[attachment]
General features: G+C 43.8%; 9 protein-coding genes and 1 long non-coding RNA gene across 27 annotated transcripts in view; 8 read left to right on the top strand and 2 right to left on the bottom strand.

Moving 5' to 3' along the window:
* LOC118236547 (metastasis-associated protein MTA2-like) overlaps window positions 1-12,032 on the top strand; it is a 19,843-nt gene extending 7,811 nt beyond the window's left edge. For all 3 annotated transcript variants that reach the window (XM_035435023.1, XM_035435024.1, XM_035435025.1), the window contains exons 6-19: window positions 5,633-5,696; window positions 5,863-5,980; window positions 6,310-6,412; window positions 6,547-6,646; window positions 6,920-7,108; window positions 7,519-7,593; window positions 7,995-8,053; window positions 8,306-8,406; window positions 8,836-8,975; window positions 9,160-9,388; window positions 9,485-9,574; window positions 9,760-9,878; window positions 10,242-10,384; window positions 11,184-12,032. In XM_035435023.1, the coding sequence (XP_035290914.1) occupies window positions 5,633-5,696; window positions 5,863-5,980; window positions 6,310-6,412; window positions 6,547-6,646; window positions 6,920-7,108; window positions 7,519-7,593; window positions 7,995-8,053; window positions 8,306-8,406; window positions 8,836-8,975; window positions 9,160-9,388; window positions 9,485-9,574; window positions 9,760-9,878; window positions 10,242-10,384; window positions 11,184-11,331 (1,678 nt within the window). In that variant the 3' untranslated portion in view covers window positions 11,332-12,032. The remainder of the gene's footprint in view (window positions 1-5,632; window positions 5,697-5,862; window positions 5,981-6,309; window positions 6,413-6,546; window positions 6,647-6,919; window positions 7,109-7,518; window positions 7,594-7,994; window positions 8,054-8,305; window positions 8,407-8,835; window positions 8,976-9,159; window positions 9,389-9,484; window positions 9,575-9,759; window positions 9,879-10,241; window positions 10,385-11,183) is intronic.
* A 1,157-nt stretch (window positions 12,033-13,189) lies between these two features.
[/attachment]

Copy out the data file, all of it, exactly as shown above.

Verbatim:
General features: G+C 43.8%; 9 protein-coding genes and 1 long non-coding RNA gene across 27 annotated transcripts in view; 8 read left to right on the top strand and 2 right to left on the bottom strand.

Moving 5' to 3' along the window:
* LOC118236547 (metastasis-associated protein MTA2-like) overlaps window positions 1-12,032 on the top strand; it is a 19,843-nt gene extending 7,811 nt beyond the window's left edge. For all 3 annotated transcript variants that reach the window (XM_035435023.1, XM_035435024.1, XM_035435025.1), the window contains exons 6-19: window positions 5,633-5,696; window positions 5,863-5,980; window positions 6,310-6,412; window positions 6,547-6,646; window positions 6,920-7,108; window positions 7,519-7,593; window positions 7,995-8,053; window positions 8,306-8,406; window positions 8,836-8,975; window positions 9,160-9,388; window positions 9,485-9,574; window positions 9,760-9,878; window positions 10,242-10,384; window positions 11,184-12,032. In XM_035435023.1, the coding sequence (XP_035290914.1) occupies window positions 5,633-5,696; window positions 5,863-5,980; window positions 6,310-6,412; window positions 6,547-6,646; window positions 6,920-7,108; window positions 7,519-7,593; window positions 7,995-8,053; window positions 8,306-8,406; window positions 8,836-8,975; window positions 9,160-9,388; window positions 9,485-9,574; window positions 9,760-9,878; window positions 10,242-10,384; window positions 11,184-11,331 (1,678 nt within the window). In that variant the 3' untranslated portion in view covers window positions 11,332-12,032. The remainder of the gene's footprint in view (window positions 1-5,632; window positions 5,697-5,862; window positions 5,981-6,309; window positions 6,413-6,546; window positions 6,647-6,919; window positions 7,109-7,518; window positions 7,594-7,994; window positions 8,054-8,305; window positions 8,407-8,835; window positions 8,976-9,159; window positions 9,389-9,484; window positions 9,575-9,759; window positions 9,879-10,241; window positions 10,385-11,183) is intronic.
* A 1,157-nt stretch (window positions 12,033-13,189) lies between these two features.